In putting together this month’s issue, I had the opportunity to interview two of the pivotal forces in L.A. recording over the past several decades, each in their own way: Jeff Greenberg, owner of The Village, pictured on this month’s cover with his extended studio family; and Allen Sides, who has graced this cover before as a producer/engineer and owner of Ocean Way Studios, and is now founder of Ocean Way Audio, where he has circled back to his teenage roots in speaker design.
Greenberg is a force of nature. He’s the P.T. Barnum of the studio scene, with an innate sense of sales and marketing that served him well as a promoter back in the 1970s and ’80s, followed by a stint at ICM, on into running The Village for Geordie Hormel starting in 1995, by all accounts rescuing it from the verge of liquidation and building it back into one of the world’s top studios, with a unique business model that reflects the industry’s technological and financial changes.
He’s built rooms for in-house composers, producers and engineers in a way that no other studio in North America can match; he’s picked up more film score tracking and mixing dates than any music studio in town; he’s pioneered live-to-radio and now live streaming broadcasts with KCRW and any number of labels and tech companies. He hosts a huge range of industry events, from ad shoots to the P&E Wing party during Grammy Week. And he doesn’t do anything halfway.
He talks fast, he moves fast and he could be a poster child for adult ADHD—in a good way. It works for him, and if you talk to him, no matter who you are, you feel special. Just a few weeks back, he saw a young banjo player busking and brought him in immediately for a day of recording. He said it was amazing. His speed dial for top artists, worldwide, would sell for top dollar at auction. On one of the first nights Jeff and I went out, to dinner on Melrose about 20 years ago, he pulled his Porsche up in front of the restaurant, in a red zone with a fire hydrant, gave the valet the keys, and the car didn’t move for two hours. No ticket. No worries. It wasn’t pretentious, by any means; it just felt normal. That’s Jeff.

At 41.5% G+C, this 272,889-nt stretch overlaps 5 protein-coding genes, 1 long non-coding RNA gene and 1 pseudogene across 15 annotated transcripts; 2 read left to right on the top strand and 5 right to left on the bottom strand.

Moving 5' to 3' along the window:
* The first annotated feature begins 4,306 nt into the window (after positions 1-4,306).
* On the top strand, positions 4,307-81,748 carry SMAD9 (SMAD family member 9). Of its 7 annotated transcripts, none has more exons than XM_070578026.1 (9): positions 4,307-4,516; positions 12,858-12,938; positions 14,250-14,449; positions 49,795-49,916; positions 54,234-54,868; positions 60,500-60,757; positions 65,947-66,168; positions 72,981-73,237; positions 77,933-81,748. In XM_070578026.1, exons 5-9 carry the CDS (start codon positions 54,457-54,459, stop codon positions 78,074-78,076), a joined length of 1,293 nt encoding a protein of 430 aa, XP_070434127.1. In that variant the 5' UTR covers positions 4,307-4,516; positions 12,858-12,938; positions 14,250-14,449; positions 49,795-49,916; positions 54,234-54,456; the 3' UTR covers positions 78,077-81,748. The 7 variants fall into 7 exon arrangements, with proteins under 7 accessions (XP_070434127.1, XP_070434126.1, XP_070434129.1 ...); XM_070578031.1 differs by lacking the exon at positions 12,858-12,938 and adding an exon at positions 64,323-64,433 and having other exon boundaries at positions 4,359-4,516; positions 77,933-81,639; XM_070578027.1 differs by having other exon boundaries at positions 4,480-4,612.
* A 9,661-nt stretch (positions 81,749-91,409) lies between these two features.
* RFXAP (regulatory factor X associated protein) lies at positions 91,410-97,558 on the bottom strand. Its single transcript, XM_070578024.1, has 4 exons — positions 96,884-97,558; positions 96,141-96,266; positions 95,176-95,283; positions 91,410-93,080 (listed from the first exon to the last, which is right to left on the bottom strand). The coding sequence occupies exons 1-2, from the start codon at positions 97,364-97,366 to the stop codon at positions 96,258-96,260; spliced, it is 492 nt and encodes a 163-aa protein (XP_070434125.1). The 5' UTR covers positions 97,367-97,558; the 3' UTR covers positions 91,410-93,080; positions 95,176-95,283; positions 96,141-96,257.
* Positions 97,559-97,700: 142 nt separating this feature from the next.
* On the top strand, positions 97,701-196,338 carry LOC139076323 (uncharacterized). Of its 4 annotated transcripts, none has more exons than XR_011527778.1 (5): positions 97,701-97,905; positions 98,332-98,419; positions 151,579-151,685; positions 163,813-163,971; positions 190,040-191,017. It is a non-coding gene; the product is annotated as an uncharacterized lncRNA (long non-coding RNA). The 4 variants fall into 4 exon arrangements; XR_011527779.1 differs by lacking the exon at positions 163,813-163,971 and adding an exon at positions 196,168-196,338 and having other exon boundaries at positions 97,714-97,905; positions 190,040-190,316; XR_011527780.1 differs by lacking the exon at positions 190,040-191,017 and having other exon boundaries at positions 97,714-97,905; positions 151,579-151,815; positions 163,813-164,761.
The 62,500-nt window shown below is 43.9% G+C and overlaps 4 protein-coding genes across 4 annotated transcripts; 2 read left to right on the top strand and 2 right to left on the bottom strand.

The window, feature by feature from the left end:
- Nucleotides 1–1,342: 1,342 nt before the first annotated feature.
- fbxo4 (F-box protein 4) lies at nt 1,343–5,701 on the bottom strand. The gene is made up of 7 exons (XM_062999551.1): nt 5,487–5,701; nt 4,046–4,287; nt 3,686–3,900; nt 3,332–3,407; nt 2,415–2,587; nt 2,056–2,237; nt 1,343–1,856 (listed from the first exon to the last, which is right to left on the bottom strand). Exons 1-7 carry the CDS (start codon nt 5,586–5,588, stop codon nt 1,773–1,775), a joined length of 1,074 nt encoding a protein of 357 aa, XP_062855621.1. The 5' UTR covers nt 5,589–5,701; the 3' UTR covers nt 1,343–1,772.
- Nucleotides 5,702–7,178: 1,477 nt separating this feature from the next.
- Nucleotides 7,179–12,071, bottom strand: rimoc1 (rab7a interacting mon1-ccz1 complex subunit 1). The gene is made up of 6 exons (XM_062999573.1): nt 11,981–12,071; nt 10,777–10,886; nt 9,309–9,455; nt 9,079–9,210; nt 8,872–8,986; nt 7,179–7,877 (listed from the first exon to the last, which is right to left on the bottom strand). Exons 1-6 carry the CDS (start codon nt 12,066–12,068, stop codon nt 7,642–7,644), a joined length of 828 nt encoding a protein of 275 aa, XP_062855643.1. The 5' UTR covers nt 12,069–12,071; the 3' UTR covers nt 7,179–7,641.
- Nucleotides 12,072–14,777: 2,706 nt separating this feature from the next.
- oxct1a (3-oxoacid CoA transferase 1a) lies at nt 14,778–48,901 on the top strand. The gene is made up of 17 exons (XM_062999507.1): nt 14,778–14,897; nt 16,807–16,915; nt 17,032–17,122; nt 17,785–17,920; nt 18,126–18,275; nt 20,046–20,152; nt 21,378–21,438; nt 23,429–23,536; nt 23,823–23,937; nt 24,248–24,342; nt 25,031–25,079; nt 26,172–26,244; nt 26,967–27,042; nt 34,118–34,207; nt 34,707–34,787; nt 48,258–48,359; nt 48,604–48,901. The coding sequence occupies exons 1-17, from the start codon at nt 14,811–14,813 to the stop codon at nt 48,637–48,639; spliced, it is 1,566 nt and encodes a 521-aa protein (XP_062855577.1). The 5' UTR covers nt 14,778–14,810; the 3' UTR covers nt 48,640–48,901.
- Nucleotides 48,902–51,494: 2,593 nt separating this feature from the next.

And Allen? He is the recording engineer’s engineer. And he owned and operated one of the world’s leading studios, Ocean Way, for nearly four decades. He has the mind of a mad electronics tinkerer, the business savvy of a venture capitalist, and the creative, musical bent of a big-band leader. He’s a collector of esoteric, quality, vintage audio gear, both because he loves the sound and he wants to find what makes something tick, and he wants to sell the rest.
He’s tall and lean, and he looks much, much younger than he should. Perhaps it’s from the 2,000-foot elevation run he does up a hill each morning, or the time on the tennis court. He’s a bit socially awkward, yet completely charming at the same time. He has, for his next audio career, returned to his roots and is building speakers out of his still-young company, Ocean Way Audio. He lives for sound. Quality sound.
Jeff and Allen couldn’t be more different in personality and approach, and yet they remain two of the pillars of the L.A. recording scene decades after they entered. Why? They share a love of music. You can’t beat that.
Tom Kenny, Editor